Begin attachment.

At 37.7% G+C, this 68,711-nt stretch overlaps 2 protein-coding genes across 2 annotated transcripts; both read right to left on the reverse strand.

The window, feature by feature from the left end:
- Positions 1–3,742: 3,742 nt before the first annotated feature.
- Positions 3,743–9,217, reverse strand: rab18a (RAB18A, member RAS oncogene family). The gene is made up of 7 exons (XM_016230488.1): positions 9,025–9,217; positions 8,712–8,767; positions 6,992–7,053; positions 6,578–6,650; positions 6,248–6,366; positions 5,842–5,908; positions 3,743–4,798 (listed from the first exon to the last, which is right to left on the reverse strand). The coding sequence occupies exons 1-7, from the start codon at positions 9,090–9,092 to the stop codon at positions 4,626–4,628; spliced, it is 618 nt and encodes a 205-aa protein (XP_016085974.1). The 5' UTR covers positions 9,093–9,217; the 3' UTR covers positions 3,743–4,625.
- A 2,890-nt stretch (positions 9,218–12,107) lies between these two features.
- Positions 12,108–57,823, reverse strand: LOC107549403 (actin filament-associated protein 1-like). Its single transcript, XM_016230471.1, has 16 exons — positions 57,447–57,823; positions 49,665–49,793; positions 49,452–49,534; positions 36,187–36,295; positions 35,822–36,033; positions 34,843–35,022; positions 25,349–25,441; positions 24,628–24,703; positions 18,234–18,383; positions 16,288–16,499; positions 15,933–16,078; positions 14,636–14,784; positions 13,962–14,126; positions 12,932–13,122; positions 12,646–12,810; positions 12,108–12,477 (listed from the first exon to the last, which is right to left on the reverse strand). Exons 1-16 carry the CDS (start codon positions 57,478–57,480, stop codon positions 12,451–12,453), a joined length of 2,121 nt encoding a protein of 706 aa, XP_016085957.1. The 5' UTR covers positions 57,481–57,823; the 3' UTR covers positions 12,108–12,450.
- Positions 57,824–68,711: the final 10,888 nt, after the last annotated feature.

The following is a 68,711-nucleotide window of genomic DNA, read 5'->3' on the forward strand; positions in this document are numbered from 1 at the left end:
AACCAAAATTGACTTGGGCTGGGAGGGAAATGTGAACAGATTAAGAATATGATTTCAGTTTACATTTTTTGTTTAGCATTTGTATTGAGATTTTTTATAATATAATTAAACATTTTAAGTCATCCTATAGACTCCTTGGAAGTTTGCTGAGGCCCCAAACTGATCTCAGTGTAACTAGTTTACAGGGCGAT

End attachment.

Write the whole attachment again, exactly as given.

At 37.7% G+C, this 68,711-nt stretch overlaps 2 protein-coding genes across 2 annotated transcripts; both read right to left on the reverse strand.

The window, feature by feature from the left end:
- Positions 1–3,742: 3,742 nt before the first annotated feature.
- Positions 3,743–9,217, reverse strand: rab18a (RAB18A, member RAS oncogene family). The gene is made up of 7 exons (XM_016230488.1): positions 9,025–9,217; positions 8,712–8,767; positions 6,992–7,053; positions 6,578–6,650; positions 6,248–6,366; positions 5,842–5,908; positions 3,743–4,798 (listed from the first exon to the last, which is right to left on the reverse strand). The coding sequence occupies exons 1-7, from the start codon at positions 9,090–9,092 to the stop codon at positions 4,626–4,628; spliced, it is 618 nt and encodes a 205-aa protein (XP_016085974.1). The 5' UTR covers positions 9,093–9,217; the 3' UTR covers positions 3,743–4,625.
- A 2,890-nt stretch (positions 9,218–12,107) lies between these two features.
- Positions 12,108–57,823, reverse strand: LOC107549403 (actin filament-associated protein 1-like). Its single transcript, XM_016230471.1, has 16 exons — positions 57,447–57,823; positions 49,665–49,793; positions 49,452–49,534; positions 36,187–36,295; positions 35,822–36,033; positions 34,843–35,022; positions 25,349–25,441; positions 24,628–24,703; positions 18,234–18,383; positions 16,288–16,499; positions 15,933–16,078; positions 14,636–14,784; positions 13,962–14,126; positions 12,932–13,122; positions 12,646–12,810; positions 12,108–12,477 (listed from the first exon to the last, which is right to left on the reverse strand). Exons 1-16 carry the CDS (start codon positions 57,478–57,480, stop codon positions 12,451–12,453), a joined length of 2,121 nt encoding a protein of 706 aa, XP_016085957.1. The 5' UTR covers positions 57,481–57,823; the 3' UTR covers positions 12,108–12,450.
- Positions 57,824–68,711: the final 10,888 nt, after the last annotated feature.

The following is a 68,711-nucleotide window of genomic DNA, read 5'->3' on the forward strand; positions in this document are numbered from 1 at the left end:
AACCAAAATTGACTTGGGCTGGGAGGGAAATGTGAACAGATTAAGAATATGATTTCAGTTTACATTTTTTGTTTAGCATTTGTATTGAGATTTTTTATAATATAATTAAACATTTTAAGTCATCCTATAGACTCCTTGGAAGTTTGCTGAGGCCCCAAACTGATCTCAGTGTAACTAGTTTACAGGGCGAT